Imagine Martina, a junior but enthusiastic project manager in her company’s marketing department. She was recently promoted to Senior Marketing Manager and Team Lead, supervising 3 other staff members she was previously colleagues with. Even though Martina is quite enthusiastic about her new position, she is also anxious about all the paperwork and new responsibilities. After the first few months, she is swamped with work, feeling shy to delegate and struggling to juggle her old tasks as a project manager on top of now reporting to management.
Martina’s boss feels she now needs to learn management and team leading skills, so she approaches her about getting trained. In order for the training to be effective, we need to identify her possible knowledge gaps and desired skills.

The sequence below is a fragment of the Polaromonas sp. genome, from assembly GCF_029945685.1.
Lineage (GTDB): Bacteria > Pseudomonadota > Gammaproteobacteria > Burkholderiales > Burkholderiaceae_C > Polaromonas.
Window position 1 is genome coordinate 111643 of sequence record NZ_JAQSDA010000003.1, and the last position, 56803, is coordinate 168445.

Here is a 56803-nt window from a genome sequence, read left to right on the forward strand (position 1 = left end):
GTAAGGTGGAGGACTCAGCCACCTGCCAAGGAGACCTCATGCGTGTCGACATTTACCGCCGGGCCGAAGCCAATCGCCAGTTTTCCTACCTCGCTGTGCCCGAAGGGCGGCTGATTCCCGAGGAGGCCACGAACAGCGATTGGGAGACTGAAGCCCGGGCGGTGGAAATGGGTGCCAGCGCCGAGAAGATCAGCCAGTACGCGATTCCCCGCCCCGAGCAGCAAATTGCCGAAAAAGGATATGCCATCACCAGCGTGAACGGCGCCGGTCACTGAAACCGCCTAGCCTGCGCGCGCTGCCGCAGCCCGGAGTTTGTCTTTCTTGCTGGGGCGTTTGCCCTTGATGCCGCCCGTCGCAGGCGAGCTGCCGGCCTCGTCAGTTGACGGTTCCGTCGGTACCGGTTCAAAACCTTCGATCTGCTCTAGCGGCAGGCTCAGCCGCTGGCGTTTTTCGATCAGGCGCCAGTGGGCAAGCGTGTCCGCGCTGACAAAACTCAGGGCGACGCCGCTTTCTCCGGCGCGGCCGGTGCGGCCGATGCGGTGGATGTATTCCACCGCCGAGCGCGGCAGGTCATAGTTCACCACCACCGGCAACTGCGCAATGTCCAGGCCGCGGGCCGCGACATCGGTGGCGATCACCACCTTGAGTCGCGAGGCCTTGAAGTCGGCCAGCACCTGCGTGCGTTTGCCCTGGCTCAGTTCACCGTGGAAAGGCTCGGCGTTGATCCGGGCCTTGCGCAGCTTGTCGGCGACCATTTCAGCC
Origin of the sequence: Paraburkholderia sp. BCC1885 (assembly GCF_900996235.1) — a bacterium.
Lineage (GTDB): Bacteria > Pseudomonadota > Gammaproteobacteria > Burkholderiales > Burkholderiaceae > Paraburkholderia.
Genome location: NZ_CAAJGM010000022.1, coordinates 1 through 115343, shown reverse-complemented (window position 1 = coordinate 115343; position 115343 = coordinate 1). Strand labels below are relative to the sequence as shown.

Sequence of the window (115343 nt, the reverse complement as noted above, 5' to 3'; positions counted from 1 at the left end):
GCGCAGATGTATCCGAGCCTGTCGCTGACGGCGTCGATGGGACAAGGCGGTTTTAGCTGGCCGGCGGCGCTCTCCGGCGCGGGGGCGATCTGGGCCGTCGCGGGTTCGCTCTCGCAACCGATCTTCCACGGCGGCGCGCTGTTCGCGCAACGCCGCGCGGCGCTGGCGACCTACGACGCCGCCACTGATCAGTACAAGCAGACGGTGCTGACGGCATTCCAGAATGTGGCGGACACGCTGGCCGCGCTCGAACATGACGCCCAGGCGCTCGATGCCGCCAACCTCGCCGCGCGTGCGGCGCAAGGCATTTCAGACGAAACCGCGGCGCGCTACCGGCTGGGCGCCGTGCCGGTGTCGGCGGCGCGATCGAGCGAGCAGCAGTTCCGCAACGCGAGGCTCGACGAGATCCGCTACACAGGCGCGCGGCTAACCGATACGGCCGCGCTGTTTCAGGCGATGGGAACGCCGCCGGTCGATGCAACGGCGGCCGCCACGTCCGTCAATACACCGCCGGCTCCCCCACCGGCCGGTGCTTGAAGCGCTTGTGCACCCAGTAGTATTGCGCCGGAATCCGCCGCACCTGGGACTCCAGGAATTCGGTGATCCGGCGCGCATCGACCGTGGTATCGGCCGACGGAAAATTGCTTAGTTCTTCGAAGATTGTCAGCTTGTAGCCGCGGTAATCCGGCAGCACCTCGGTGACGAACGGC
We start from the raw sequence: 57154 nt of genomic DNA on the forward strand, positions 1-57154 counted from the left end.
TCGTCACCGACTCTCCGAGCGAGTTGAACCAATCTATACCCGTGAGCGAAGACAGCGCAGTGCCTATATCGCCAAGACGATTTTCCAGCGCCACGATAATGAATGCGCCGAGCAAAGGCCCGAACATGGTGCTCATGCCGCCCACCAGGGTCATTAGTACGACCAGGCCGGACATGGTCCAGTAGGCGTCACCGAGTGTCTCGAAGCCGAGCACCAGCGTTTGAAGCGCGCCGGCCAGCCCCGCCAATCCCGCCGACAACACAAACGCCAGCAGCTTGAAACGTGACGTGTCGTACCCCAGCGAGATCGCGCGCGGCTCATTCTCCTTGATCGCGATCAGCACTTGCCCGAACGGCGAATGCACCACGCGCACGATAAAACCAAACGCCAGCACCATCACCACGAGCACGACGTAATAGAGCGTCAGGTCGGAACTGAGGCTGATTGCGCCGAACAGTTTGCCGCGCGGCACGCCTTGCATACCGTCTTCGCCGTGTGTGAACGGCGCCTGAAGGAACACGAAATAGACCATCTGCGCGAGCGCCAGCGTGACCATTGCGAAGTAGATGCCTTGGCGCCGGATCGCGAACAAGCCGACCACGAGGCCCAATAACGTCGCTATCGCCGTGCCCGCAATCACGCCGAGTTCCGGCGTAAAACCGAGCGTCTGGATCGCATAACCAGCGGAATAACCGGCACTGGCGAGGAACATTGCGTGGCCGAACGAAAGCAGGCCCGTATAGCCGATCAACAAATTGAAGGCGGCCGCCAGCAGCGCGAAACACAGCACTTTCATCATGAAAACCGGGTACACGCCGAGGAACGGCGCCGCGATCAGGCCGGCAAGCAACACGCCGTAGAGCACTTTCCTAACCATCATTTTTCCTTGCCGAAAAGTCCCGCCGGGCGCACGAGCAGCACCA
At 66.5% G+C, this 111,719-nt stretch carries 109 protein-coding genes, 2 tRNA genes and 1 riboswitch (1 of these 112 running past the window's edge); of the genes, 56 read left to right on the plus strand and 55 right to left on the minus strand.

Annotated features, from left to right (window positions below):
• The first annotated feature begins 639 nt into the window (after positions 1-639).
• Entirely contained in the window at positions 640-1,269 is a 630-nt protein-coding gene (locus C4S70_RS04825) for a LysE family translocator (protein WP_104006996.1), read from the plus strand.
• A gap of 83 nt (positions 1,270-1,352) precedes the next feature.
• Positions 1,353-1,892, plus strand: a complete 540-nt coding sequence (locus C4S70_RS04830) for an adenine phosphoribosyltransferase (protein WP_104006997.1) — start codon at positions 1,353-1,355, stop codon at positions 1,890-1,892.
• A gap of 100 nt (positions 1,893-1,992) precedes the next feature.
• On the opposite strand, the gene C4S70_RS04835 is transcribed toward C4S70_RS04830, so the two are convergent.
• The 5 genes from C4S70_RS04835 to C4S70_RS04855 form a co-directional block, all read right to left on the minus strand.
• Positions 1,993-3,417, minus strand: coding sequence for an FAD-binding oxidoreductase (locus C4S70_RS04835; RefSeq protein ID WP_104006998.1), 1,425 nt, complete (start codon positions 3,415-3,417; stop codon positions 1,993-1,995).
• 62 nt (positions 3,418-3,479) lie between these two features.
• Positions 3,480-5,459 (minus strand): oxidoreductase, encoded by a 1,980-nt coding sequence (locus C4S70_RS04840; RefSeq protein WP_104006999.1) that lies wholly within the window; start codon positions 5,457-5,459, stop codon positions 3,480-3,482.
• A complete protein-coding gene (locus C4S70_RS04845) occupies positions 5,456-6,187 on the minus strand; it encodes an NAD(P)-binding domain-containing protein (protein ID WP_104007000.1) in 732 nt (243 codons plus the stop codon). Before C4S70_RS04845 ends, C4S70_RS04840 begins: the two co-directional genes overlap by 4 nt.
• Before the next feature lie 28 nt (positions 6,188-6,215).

So think about what you want Martina to learn. How can you assess this and how do you want her to learn?
Start with the learning objective and design her training backwards. If you prefer to do this by hand, download the worksheet below.
1) What do you want/expect Martina to learn?
Formulate learning objectives and standards: What should Martina know, understand and be able to do by the end?
2) How will you know and make sure that Martina has learned it?
Determine assessment and impact measurement: How can Martina show what she has learned? What should she be able to demonstrate?
3) What learning experience do you want Martina to have?
Design instructions and decide on learning activities and content forms:
How do you want Martina to learn?